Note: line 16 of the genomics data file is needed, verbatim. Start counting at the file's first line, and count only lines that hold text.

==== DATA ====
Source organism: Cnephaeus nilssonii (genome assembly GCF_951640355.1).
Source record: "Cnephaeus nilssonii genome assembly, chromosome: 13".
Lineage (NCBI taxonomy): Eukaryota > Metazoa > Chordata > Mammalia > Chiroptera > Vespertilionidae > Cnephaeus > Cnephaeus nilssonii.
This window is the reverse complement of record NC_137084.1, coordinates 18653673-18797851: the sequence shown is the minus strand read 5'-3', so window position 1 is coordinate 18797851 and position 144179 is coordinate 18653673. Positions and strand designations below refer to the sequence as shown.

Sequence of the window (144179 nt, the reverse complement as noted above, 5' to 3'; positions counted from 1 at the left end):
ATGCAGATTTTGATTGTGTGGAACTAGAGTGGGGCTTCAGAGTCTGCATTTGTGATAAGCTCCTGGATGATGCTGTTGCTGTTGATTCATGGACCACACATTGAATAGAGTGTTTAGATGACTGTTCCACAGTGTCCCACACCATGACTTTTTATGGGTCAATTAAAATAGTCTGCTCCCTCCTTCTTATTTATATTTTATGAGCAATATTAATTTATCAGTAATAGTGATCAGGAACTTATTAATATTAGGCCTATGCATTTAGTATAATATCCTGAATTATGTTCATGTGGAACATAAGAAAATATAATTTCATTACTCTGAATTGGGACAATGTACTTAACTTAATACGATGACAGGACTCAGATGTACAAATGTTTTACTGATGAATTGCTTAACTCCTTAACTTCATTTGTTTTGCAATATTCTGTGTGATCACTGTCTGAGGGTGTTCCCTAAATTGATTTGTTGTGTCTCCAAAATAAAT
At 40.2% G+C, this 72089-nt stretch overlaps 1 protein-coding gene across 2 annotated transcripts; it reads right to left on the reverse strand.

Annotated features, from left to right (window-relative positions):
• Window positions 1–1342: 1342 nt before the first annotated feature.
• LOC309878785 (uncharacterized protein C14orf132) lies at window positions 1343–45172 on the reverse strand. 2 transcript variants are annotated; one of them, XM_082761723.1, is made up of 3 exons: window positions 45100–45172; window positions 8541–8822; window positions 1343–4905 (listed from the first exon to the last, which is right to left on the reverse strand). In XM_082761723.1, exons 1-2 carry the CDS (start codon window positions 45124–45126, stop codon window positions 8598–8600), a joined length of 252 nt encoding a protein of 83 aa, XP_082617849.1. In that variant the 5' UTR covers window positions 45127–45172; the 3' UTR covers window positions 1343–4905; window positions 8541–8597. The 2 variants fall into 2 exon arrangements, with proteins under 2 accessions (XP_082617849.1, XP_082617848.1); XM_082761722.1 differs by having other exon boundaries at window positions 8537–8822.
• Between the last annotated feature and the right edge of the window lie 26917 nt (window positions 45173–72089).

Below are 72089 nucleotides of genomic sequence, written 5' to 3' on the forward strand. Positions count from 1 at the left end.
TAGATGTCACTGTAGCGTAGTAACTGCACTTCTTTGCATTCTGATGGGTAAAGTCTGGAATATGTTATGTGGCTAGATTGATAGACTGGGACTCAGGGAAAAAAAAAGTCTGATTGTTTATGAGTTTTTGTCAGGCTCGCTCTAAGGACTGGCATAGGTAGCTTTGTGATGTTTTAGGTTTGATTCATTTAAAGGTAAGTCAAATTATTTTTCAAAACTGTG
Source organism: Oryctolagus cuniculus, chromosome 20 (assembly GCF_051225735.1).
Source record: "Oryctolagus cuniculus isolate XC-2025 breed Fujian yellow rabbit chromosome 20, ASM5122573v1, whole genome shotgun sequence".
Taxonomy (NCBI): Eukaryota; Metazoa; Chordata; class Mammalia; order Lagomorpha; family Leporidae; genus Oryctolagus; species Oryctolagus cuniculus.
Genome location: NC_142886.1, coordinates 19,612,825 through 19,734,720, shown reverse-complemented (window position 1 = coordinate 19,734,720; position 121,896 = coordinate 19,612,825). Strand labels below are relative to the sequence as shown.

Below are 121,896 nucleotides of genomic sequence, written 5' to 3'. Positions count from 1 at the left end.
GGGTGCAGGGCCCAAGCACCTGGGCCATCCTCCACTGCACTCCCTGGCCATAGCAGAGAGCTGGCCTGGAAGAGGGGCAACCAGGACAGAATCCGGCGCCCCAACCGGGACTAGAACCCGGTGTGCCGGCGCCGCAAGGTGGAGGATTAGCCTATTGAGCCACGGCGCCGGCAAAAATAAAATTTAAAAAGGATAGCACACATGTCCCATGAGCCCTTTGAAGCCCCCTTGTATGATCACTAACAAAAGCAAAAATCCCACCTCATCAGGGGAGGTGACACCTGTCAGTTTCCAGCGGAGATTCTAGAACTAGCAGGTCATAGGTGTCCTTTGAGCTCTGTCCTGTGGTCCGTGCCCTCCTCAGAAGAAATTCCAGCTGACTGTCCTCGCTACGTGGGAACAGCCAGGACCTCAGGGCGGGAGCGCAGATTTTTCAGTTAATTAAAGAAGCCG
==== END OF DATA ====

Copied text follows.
Taxonomy (NCBI): Eukaryota; Metazoa; Chordata; class Mammalia; order Lagomorpha; family Leporidae; genus Oryctolagus; species Oryctolagus cuniculus.